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Flattering to deceive

For long-time watchers of Creative Commons, it's simply the latest in a series of confusions and misunderstandings that leave creators a dollar short.

In fact, the "movement" itself is founded on a fiction - that somehow, the era of free movement of cultural goods is coming to an end, requiring a new set of legal mechanisms.

(Out in the real world, where thanks to broadband we can consume digitised versions of cultural products without paying a penny for them for the rest of our lives - with a negligible chance of getting nicked - the idea of a clampdown is laughable. If this is oppression, many of you are probably thinking, can we have more please? But without this fiction, the rest of the Commons edifice would have no reason to exist: it would be a legal conceit with nowhere to go.)

Few participants who slap a CC license on their work understand that the mechanism was designed to benefit the network, not the humans, by removing "frictions" such as compensation or consent.

Meanwhile, confusion abounds - and we don't just mean the bewildering farrago of licensing permutations.

After criticism that the foundation-backed non-profit appeared to offer something it didn't - legal backup - the Commons produced a "you're on your own - don't call us" disclaimer.

Then there's what to do if you change your mind. You can't. After we drew attention to this two years ago, even some prominent Creative Commons evangelists - and as a pseudo-religious cult with its own Messiah, it has a fair few of these numpties - were surprised to learn this.

(For example, a songwriter who'd put out a tune under a CC license discovered he'd given away his rights, lock stock and barrel - and couldn't do anything about it.)

A Commons licence promises freedom, but requires the creator to abandon several; including the freedom to assign one's rights as one wishes, according to principle or whim.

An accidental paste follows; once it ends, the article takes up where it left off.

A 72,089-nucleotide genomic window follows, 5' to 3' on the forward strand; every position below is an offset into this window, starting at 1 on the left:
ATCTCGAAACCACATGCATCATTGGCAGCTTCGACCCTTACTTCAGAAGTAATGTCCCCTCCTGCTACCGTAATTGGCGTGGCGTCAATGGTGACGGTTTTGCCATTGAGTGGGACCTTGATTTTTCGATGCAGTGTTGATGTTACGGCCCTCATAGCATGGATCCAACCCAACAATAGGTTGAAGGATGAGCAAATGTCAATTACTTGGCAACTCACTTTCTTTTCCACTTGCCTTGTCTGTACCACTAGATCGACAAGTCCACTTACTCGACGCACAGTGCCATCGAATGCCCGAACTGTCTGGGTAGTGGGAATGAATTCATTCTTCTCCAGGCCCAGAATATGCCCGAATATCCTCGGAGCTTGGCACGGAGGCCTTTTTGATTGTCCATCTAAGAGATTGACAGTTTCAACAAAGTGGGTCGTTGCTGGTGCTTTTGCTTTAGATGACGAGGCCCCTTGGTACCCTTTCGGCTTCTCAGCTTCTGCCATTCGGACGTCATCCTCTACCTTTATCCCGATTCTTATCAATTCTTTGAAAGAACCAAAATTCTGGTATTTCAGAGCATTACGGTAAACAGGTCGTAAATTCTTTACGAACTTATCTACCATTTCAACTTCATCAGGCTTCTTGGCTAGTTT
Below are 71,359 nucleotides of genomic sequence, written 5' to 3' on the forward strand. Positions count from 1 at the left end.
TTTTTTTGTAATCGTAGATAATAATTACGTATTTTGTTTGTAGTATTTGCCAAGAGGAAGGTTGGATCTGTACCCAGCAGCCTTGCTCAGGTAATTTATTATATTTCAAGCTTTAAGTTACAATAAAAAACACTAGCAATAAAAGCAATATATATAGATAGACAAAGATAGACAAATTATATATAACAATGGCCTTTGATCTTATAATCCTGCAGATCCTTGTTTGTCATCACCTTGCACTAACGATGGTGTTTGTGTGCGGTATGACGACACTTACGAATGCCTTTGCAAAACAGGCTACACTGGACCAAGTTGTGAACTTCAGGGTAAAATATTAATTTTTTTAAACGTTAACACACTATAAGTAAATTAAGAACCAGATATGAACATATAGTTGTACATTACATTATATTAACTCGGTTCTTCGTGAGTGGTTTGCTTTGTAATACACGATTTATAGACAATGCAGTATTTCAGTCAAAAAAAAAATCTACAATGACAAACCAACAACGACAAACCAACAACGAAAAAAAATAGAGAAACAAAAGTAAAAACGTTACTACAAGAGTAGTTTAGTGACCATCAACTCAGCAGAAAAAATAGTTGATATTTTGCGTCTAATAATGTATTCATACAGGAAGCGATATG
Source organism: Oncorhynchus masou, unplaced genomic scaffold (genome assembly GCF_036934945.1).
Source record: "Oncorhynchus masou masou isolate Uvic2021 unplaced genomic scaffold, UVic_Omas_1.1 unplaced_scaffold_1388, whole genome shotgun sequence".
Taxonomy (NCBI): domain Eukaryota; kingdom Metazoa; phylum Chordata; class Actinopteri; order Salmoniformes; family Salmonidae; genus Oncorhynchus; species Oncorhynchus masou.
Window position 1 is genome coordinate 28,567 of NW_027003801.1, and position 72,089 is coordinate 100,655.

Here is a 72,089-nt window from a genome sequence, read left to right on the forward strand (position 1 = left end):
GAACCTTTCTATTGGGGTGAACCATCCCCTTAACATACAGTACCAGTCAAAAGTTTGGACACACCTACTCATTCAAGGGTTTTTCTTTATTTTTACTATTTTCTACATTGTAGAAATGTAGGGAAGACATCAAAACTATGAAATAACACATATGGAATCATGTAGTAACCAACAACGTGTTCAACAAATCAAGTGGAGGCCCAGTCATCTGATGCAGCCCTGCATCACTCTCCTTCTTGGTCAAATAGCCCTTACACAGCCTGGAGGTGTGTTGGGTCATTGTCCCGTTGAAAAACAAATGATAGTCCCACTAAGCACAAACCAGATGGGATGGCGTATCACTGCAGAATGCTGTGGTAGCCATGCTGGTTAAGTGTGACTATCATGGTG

While the Changs have now ditched the CC licence for a more sensible "All Rights Reserved", they've only been able to do so because of Virgin's failure to attribute the photographer, and it's far from clear that their change might stick.

Earlier this year, marketing consultant Seth Godin used a similar licence the Changs had used for a freebie booklet he'd written , only to discover it was printed up and sold for profit without his knowledge, with no compensation. He couldn't revoke anything, because no terms had been breached.

Is there a better way?

Evangelists have reacted in time-honoured fashion - by blaming the user. Just as Wikipedians blame the user for absorbing incorrect information, and OpenOffice nuts blame the user for not fixing bugs they discover, Commonistas today have rounded on the poster for... posting the photograph to the internets. A bit rich, you might think, coming from the "sharing" community.

Of course copyright, particularly in the European context, affords the little guy plenty of protection and some unique advantages over would-be exploiters.

If the photograph had been released under conventional "All Rights Reserved" terms, then Virgin would have been obliged to check with the family first - and also throw some of its multi-million budget advertising budget to the 100+ photographers who made the campaign so memorable. And by taking advantage of moral copyright, or "droit d'auteur", you can oblige a tacky commercial opportunist to withdraw the work with one just phone call.

No wonder Commons licence evangelists hate to tell the truth about copyright: The truth is that the world has always ticked along just fine without them.

What are the chances the Commons will add a disclaimer: "Using this licence may invade your privacy, and seriously damage your wealth"? ®

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